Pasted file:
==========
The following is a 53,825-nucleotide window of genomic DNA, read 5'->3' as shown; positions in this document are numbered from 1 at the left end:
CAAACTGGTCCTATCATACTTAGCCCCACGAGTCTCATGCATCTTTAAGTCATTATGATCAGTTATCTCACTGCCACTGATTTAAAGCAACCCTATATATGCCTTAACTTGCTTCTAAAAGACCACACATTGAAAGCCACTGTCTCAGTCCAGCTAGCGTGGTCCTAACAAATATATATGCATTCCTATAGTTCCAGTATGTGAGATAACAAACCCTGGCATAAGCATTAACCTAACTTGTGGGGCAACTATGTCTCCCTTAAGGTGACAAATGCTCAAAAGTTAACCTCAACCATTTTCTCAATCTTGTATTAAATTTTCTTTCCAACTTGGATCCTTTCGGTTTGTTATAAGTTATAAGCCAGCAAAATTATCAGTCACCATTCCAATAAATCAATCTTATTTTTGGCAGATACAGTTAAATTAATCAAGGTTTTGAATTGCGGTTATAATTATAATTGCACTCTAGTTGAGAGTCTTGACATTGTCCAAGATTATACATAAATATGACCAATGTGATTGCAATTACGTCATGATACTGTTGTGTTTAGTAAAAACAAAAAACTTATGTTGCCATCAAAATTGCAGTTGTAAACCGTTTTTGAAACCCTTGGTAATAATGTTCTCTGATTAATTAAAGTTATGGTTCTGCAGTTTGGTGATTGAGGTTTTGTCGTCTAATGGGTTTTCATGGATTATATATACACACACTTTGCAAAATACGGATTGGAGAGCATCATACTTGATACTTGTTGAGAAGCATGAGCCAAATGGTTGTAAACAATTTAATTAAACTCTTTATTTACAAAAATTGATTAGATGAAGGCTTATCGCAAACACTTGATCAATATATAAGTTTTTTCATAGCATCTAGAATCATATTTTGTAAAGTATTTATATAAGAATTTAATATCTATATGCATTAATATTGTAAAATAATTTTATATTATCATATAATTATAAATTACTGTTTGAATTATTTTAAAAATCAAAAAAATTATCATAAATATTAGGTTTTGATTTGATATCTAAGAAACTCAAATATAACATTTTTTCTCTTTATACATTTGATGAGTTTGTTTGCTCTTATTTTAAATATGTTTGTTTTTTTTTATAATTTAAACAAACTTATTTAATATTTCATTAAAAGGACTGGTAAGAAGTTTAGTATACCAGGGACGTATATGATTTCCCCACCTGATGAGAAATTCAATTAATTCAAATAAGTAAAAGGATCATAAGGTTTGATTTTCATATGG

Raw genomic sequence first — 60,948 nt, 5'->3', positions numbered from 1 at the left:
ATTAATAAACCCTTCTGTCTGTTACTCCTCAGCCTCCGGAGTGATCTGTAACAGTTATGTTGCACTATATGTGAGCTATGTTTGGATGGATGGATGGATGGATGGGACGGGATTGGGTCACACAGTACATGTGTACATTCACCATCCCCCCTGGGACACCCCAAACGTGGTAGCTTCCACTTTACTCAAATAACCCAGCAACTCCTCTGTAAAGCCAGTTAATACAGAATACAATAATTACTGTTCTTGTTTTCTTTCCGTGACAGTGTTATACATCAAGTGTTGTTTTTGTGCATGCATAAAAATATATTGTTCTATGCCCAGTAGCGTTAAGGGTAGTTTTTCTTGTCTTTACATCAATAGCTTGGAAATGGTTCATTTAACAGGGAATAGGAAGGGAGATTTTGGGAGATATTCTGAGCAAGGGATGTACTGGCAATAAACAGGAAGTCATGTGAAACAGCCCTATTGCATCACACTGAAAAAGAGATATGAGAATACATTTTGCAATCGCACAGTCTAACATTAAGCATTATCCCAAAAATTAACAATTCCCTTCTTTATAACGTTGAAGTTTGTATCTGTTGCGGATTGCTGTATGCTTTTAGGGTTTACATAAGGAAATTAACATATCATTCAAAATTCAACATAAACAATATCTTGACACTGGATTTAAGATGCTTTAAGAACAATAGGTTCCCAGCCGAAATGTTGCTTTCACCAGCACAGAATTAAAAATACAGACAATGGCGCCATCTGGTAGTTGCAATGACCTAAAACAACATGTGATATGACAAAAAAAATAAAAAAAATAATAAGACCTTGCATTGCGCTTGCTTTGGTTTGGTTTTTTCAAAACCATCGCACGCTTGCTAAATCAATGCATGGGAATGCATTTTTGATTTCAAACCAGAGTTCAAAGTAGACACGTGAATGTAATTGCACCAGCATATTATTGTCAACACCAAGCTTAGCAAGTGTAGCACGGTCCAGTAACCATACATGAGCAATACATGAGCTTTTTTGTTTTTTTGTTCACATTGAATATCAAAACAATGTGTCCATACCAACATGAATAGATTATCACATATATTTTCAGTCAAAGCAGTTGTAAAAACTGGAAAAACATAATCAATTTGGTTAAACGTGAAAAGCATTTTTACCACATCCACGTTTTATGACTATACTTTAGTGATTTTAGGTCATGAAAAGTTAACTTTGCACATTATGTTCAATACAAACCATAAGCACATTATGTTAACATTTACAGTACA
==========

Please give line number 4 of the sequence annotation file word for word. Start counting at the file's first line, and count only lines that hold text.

ATTAATAAACCCTTCTGTCTGTTACTCCTCAGCCTCCGGAGTGATCTGTAACAGTTATGTTGCACTATATGTGAGCTATGTTTGGATGGATGGATGGATGGATGGGACGGGATTGGGTCACACAGTACATGTGTACATTCACCATCCCCCCTGGGACACCCCAAACGTGGTAGCTTCCACTTTACTCAAATAACCCAGCAACTCCTCTGTAAAGCCAGTTAATACAGAATACAATAATTACTGTTCTTGTTTTCTTTCCGTGACAGTGTTATACATCAAGTGTTGTTTTTGTGCATGCATAAAAATATATTGTTCTATGCCCAGTAGCGTTAAGGGTAGTTTTTCTTGTCTTTACATCAATAGCTTGGAAATGGTTCATTTAACAGGGAATAGGAAGGGAGATTTTGGGAGATATTCTGAGCAAGGGATGTACTGGCAATAAACAGGAAGTCATGTGAAACAGCCCTATTGCATCACACTGAAAAAGAGATATGAGAATACATTTTGCAATCGCACAGTCTAACATTAAGCATTATCCCAAAAATTAACAATTCCCTTCTTTATAACGTTGAAGTTTGTATCTGTTGCGGATTGCTGTATGCTTTTAGGGTTTACATAAGGAAATTAACATATCATTCAAAATTCAACATAAACAATATCTTGACACTGGATTTAAGATGCTTTAAGAACAATAGGTTCCCAGCCGAAATGTTGCTTTCACCAGCACAGAATTAAAAATACAGACAATGGCGCCATCTGGTAGTTGCAATGACCTAAAACAACATGTGATATGACAAAAAAAATAAAAAAAATAATAAGACCTTGCATTGCGCTTGCTTTGGTTTGGTTTTTTCAAAACCATCGCACGCTTGCTAAATCAATGCATGGGAATGCATTTTTGATTTCAAACCAGAGTTCAAAGTAGACACGTGAATGTAATTGCACCAGCATATTATTGTCAACACCAAGCTTAGCAAGTGTAGCACGGTCCAGTAACCATACATGAGCAATACATGAGCTTTTTTGTTTTTTTGTTCACATTGAATATCAAAACAATGTGTCCATACCAACATGAATAGATTATCACATATATTTTCAGTCAAAGCAGTTGTAAAAACTGGAAAAACATAATCAATTTGGTTAAACGTGAAAAGCATTTTTACCACATCCACGTTTTATGACTATACTTTAGTGATTTTAGGTCATGAAAAGTTAACTTTGCACATTATGTTCAATACAAACCATAAGCACATTATGTTAACATTTACAGTACA